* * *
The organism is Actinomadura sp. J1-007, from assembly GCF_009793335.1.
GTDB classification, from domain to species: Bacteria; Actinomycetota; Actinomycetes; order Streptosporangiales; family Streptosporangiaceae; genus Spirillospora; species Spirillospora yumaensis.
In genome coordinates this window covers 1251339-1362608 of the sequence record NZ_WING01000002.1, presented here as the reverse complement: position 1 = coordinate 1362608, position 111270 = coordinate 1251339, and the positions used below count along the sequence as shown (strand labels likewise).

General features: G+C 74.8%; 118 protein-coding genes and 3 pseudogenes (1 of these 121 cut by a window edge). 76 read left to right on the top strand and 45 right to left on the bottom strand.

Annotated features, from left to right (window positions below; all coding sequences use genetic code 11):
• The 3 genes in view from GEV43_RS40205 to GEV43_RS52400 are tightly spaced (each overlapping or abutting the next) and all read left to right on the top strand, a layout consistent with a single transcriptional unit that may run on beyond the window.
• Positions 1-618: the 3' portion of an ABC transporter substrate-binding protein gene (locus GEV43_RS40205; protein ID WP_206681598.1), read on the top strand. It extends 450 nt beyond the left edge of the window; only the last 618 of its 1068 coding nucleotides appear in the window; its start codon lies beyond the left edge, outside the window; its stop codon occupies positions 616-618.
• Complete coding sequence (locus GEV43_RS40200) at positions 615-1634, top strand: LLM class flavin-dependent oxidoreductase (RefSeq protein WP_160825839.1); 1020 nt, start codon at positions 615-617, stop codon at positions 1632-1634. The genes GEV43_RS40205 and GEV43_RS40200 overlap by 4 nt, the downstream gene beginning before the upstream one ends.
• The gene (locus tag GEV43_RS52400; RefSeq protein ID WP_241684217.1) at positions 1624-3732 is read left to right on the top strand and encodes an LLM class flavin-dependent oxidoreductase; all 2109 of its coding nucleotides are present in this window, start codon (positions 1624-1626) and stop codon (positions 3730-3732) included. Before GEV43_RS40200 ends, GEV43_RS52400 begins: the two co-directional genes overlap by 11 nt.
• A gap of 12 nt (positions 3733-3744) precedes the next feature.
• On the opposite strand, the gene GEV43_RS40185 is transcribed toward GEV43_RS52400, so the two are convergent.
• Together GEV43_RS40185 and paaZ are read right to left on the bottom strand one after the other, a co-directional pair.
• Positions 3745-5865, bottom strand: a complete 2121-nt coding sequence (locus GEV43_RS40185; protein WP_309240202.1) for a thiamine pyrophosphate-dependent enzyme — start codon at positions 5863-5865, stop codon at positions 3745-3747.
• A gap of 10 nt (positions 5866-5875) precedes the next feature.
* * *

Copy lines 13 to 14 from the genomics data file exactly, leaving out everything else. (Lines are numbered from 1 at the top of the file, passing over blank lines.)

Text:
• Positions 3745-5865, bottom strand: a complete 2121-nt coding sequence (locus GEV43_RS40185; protein WP_309240202.1) for a thiamine pyrophosphate-dependent enzyme — start codon at positions 5863-5865, stop codon at positions 3745-3747.
• A gap of 10 nt (positions 5866-5875) precedes the next feature.